Getting Bizzy

Finally, one of those fall bonanzas the biz is always promising. The two Pick Hits are among the year's very best, and several runners-up are truly choice. Beyond OutKast, that's not to predict that any of them will get as bizzy as the biz prefers, of course. But give it credit for trying.

Tje ni Mousso (Polydor/Universal import)

Riding out on the bedriff of Stevie Wonder's "Higher Ground," this "blind couple of Mali"—their chosen billing, and you should see their sunglasses, since they can't—"déconcertent et séduisent en recyclent avec un fausse naiveté musiques africaines, américaines et européenes," says one Alsatian critic. Got that? "Disconcert and seduce while recycling African, American, and European musics with a false naïveté," only in French it sounds better. Just like the accompanying lyric, whose minitrot reads, "Here we come singing for freedom, happiness and love all over the world." And that's not even to mention the Bambara one summarized as "Welcome to women who respect their husbands." Cheap and charming, they play and sing with the multicultural comfort Malians who emigrate to Abidjan and then Paris rarely find the fit for. A MINUS

Halfway Between the Gutter and the Stars (Astralwerks)

As someone who's about as intimate with modern dance music as the radio jocks and collegiate punters Slim accesses with such drunken disregard for subcultural niceties—and who believes house divas are only slightly smarter, popwise, than Slim's fellow sot Jim Morrison—I say this is where Norman Cook achieves the nonstop stupidity breakbeats alone could never bring him. One great idea per song, from anywhere—embellished, of course, with all the sonic tricks he's filched and made his own. "What duh fuck" muttered to infinity. A retox anthem whose time has come. Macy Gray B-in', C-in' and F-in' ya. And for that essential soupçon of soul: a Wet Willie sample! All shallow, all pure as a result—pure escape, pure delight, and, as the cavalcade of gospel postures at the end makes clear, pure spiritual yearning. Transcendence, we all want it. Good thing Cook knows most of us aren't deluded enough to want it all the time. A MINUS

The Sugar Tree (Koch)
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I know Rigby just well enough to worry whether her songs are worth what they cost her in frustration and heartache. But I admire the nakedness of her singing and writing enough to believe I'd feel the same even if mutual friends hadn't engineered a child chair exchange for us back when she was married. Now pursuing fortune and fame in Nashville like many lesser NYC songwriters before her, she shows no signs of turning into Janis Ian, and sexual preference has nothing to do with it—except insofar as men are dicks, of course. She has perspective on her lack of funds, her healthy sexual appetite, her susceptibility to ladies-love-outlaws syndrome, and her self-knowledge itself. Rode hard and put away wet, she's funny about it—"Cynically Yours" is made for an Alt-AC format that will never exist. And she's also touching about it, which is the hard part. A MINUS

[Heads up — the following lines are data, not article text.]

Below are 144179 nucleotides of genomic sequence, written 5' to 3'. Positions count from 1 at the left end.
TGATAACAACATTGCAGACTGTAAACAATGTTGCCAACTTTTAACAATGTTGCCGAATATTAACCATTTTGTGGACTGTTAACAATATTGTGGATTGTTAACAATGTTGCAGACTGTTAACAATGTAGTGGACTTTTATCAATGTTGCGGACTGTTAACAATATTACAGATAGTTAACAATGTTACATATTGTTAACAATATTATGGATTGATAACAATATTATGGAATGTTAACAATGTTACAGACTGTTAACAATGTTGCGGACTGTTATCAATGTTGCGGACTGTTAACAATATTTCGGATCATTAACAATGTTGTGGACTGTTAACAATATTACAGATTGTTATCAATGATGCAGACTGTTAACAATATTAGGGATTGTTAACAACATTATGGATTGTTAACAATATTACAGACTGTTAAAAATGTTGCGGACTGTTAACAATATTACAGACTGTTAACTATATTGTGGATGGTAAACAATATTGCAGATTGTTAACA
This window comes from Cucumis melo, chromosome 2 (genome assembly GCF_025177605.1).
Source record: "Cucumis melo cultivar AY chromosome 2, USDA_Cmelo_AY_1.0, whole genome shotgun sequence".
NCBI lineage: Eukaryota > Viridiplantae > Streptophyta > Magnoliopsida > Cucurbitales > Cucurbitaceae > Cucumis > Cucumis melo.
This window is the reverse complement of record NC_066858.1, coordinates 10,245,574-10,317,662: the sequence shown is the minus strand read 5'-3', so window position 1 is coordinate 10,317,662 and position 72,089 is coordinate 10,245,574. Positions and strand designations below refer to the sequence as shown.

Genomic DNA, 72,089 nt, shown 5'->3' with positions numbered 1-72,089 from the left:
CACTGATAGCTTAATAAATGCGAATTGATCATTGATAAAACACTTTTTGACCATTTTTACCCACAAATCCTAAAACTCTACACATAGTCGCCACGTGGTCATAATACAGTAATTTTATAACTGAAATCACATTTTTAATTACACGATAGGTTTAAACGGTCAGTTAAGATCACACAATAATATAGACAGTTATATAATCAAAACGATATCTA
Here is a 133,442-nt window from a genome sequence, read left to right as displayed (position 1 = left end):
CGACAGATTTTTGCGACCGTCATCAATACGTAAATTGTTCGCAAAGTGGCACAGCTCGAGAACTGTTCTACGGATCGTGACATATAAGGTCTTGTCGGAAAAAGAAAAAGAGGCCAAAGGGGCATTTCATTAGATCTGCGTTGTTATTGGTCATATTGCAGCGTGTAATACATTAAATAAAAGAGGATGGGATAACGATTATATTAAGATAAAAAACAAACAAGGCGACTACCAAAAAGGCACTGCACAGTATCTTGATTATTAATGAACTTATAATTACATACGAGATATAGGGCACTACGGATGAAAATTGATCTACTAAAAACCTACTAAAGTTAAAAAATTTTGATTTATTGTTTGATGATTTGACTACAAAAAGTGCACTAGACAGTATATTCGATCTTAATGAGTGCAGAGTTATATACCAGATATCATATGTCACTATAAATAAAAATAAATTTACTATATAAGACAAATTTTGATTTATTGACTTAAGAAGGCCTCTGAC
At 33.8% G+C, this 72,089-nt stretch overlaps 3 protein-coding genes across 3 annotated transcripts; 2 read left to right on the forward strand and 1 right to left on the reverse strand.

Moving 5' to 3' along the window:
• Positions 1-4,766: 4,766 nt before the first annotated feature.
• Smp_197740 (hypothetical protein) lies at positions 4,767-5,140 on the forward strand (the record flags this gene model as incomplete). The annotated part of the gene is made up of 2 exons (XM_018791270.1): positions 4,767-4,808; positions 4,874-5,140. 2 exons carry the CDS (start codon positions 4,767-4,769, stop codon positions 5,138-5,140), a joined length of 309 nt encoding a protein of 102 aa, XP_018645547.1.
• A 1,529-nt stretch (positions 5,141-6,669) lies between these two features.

(World Music Network import)

Slightly pokier than World Circuit's two Cumbia Cumbia comps, and mouldier as well (most artists born in the '20s and '30s, youngest in '53), these 22 tracks from Colombia's Sonolux label (the World Circuits are Disco Fuentes, for those who know the difference) partake nevertheless of cumbia's sprightly shit-kick, which is several pelvic rolls more fluid than its Tex-Mex conjunto cousins. Despite several avowed dance anthems, it flirts with the generic. But with some out-of-the-way genres, that's just what most of us need. A MINUS

In the Mode (Talkin' Loud/Island)

Size is the most "r&b" of the big junglists, which means not that he knows Booker T. & the M.G.'s by heart, although he may, but simply that he (a) likes content, and (b) prefers black American pop to black Detroit electro. When he indulges himself, he doesn't dream symphonies like Goldie—he channels Chaka Khan and the Wu. "To me, New Forms was a skeleton of ideas which was sifted around in our heads, in our scene," he says. "This is the flesh and the skin. We've definitely put the skin on it." And underneath—muscle, ligament, cartilage, cardiovascular circuitry. The album moves the way you always hope jungle will, like a cross between a tiger and a snake, yet it's also a kind of mix record, with five showcases for Reprazent's serviceable MC Dynamite, who's as useful as the inevitable Method Man in the crucial matter of providing rap sounds. Size has his own Chaka, too. Her name is Onallee, and she takes the record out. A

This or That (Interscope)
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All year I've been wasting good review time listening to the commercially unavailable rap mixtapes Cornerstone Promotion mails out. Hopping hiply among foreshortened current and prospective hits, exclusive freestyles, and unclassifiable obscurities, they convey as no single-artist album can the image of an inexhaustible culture comprising an infinity of adjustable musical parts. Sway and Tech, whose Wake Up Show is said to reach 11.5 million listeners on 17 stations, accomplish something similar on the first major-label rap mix record unimpinged by discernible copyright hassles. Rather than embracing a whole culture, though, they merely establish the underground's right to claim old-school, as when snippets of "I Know You Got Soul," "Looking at the Front Door," and "They Reminisce Over You" lead from the Jurassic 5 to Kool Keith and improve both. Other highlights: "The Anthem" from KRS-One to Xzibit, respect for Canibus, and Eminem's little-boy act. A MINUS

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